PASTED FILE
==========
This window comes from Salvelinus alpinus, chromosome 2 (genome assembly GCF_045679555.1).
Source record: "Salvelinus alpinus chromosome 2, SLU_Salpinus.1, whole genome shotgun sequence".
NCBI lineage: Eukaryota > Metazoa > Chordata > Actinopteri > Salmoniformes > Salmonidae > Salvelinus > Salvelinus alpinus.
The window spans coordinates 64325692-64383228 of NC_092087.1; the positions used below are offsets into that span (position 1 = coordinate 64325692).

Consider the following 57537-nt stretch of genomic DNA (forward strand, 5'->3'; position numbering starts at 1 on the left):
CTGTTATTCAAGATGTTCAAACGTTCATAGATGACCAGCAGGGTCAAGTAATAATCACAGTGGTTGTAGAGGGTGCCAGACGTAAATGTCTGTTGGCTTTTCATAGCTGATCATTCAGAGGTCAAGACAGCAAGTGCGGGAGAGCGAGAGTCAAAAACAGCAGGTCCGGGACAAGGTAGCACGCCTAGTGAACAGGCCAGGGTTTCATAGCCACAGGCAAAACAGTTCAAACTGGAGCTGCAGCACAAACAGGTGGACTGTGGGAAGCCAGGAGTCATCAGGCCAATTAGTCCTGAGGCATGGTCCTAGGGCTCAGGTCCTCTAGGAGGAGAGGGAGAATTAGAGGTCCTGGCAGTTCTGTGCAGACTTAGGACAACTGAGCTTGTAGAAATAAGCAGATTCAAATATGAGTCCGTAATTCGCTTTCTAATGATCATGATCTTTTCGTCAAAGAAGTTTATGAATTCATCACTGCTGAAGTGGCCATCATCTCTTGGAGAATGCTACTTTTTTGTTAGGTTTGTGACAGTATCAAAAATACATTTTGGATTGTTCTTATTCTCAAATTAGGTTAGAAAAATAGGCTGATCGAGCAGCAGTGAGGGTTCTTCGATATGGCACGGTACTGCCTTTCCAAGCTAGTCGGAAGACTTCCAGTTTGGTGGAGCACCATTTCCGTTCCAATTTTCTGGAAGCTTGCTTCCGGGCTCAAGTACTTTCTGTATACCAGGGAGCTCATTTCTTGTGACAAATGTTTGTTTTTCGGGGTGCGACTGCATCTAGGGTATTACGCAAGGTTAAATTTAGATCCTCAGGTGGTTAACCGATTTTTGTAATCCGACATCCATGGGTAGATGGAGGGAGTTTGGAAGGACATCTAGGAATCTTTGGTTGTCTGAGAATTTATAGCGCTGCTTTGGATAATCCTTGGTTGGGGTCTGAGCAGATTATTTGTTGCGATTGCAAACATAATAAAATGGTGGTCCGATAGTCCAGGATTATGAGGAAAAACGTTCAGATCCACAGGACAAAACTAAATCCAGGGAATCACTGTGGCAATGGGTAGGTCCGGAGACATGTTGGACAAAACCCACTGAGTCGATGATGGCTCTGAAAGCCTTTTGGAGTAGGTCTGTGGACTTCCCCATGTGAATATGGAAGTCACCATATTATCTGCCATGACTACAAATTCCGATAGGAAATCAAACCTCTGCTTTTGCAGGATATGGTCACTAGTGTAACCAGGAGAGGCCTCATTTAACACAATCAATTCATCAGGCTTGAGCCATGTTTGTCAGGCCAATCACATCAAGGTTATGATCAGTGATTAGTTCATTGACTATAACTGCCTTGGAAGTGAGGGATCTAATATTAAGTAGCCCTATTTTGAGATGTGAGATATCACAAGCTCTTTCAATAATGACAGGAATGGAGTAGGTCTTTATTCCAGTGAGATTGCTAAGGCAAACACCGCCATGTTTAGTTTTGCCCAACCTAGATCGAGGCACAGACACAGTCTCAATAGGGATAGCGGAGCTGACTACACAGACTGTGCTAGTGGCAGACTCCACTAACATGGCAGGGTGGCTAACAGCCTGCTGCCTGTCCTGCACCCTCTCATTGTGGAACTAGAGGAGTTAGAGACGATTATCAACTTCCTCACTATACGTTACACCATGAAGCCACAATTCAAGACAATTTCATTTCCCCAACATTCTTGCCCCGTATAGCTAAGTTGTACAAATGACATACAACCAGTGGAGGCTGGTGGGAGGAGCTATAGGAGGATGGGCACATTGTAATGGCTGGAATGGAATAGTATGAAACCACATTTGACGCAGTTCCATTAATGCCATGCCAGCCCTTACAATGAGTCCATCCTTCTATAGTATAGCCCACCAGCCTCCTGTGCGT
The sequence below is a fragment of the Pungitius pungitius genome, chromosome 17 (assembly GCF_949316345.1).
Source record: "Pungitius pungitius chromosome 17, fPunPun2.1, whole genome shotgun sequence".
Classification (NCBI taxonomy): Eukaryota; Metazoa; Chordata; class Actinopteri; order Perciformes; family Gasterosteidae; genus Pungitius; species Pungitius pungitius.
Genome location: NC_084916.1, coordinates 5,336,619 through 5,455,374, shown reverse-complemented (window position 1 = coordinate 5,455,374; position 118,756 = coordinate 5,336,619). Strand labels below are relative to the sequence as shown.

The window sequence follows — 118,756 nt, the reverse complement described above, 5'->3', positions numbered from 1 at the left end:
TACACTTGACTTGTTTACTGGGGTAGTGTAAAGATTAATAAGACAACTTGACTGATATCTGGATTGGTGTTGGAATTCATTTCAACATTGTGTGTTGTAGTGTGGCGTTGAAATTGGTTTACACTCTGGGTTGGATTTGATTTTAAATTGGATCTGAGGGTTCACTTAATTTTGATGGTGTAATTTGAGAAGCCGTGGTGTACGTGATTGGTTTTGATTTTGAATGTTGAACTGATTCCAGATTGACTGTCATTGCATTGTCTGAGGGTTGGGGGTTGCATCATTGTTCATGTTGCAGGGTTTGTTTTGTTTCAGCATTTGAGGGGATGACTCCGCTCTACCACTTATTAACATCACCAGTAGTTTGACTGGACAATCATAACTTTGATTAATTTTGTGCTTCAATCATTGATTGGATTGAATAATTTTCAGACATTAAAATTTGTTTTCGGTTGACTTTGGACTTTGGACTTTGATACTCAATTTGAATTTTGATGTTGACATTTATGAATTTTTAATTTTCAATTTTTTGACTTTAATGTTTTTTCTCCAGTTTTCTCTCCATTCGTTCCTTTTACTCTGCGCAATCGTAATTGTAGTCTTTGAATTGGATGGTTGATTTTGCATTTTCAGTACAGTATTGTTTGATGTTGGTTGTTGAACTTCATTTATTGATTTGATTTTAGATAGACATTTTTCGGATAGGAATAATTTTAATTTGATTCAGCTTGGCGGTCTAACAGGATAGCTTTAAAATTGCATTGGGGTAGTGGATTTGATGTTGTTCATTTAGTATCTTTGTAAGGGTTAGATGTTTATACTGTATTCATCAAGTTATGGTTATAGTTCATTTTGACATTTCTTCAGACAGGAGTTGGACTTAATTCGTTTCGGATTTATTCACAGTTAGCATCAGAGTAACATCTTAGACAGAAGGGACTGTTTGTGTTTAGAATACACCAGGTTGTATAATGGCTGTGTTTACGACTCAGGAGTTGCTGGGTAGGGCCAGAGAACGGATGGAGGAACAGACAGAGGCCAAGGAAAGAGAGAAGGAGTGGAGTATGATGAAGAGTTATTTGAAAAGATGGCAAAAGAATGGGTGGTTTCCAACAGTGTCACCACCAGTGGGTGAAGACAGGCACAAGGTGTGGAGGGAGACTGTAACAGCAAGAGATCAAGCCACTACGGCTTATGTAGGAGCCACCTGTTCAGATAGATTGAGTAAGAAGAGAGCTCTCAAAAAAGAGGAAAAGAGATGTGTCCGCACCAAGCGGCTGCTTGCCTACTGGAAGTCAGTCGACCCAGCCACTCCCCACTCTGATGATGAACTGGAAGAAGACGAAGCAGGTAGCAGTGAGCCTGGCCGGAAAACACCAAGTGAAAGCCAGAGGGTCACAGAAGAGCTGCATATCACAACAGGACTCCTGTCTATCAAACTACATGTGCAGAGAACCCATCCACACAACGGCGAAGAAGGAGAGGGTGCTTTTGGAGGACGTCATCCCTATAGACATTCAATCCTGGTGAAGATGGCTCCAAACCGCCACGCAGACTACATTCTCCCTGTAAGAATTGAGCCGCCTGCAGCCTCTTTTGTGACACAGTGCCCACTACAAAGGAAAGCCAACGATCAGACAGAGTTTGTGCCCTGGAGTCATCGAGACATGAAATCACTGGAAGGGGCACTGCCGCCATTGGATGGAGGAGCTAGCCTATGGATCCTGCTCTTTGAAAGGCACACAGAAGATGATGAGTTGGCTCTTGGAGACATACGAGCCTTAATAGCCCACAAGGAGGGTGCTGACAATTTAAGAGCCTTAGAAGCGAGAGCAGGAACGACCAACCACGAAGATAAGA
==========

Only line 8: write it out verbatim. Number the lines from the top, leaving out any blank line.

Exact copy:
Source record: "Pungitius pungitius chromosome 17, fPunPun2.1, whole genome shotgun sequence".